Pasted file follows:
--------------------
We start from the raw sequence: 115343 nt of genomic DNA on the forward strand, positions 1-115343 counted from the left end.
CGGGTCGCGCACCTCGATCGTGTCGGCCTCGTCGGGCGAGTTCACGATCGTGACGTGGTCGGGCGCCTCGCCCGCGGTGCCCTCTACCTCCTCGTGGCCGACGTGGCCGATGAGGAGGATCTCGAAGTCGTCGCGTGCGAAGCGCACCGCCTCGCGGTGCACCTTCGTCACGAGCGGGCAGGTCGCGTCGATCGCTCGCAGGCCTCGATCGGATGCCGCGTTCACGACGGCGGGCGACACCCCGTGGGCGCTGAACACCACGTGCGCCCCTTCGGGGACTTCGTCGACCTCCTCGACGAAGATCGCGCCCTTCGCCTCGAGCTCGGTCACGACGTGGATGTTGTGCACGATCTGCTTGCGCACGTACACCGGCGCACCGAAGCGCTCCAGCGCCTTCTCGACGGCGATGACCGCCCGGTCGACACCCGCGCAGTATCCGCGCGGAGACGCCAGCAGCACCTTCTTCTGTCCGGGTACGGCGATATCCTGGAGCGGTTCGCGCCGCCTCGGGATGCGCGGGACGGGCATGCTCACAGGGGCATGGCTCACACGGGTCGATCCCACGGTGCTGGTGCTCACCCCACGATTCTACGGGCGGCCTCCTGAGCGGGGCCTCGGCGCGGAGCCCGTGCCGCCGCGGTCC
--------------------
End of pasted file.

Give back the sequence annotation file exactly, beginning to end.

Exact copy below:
We start from the raw sequence: 115343 nt of genomic DNA on the forward strand, positions 1-115343 counted from the left end.
CGGGTCGCGCACCTCGATCGTGTCGGCCTCGTCGGGCGAGTTCACGATCGTGACGTGGTCGGGCGCCTCGCCCGCGGTGCCCTCTACCTCCTCGTGGCCGACGTGGCCGATGAGGAGGATCTCGAAGTCGTCGCGTGCGAAGCGCACCGCCTCGCGGTGCACCTTCGTCACGAGCGGGCAGGTCGCGTCGATCGCTCGCAGGCCTCGATCGGATGCCGCGTTCACGACGGCGGGCGACACCCCGTGGGCGCTGAACACCACGTGCGCCCCTTCGGGGACTTCGTCGACCTCCTCGACGAAGATCGCGCCCTTCGCCTCGAGCTCGGTCACGACGTGGATGTTGTGCACGATCTGCTTGCGCACGTACACCGGCGCACCGAAGCGCTCCAGCGCCTTCTCGACGGCGATGACCGCCCGGTCGACACCCGCGCAGTATCCGCGCGGAGACGCCAGCAGCACCTTCTTCTGTCCGGGTACGGCGATATCCTGGAGCGGTTCGCGCCGCCTCGGGATGCGCGGGACGGGCATGCTCACAGGGGCATGGCTCACACGGGTCGATCCCACGGTGCTGGTGCTCACCCCACGATTCTACGGGCGGCCTCCTGAGCGGGGCCTCGGCGCGGAGCCCGTGCCGCCGCGGTCC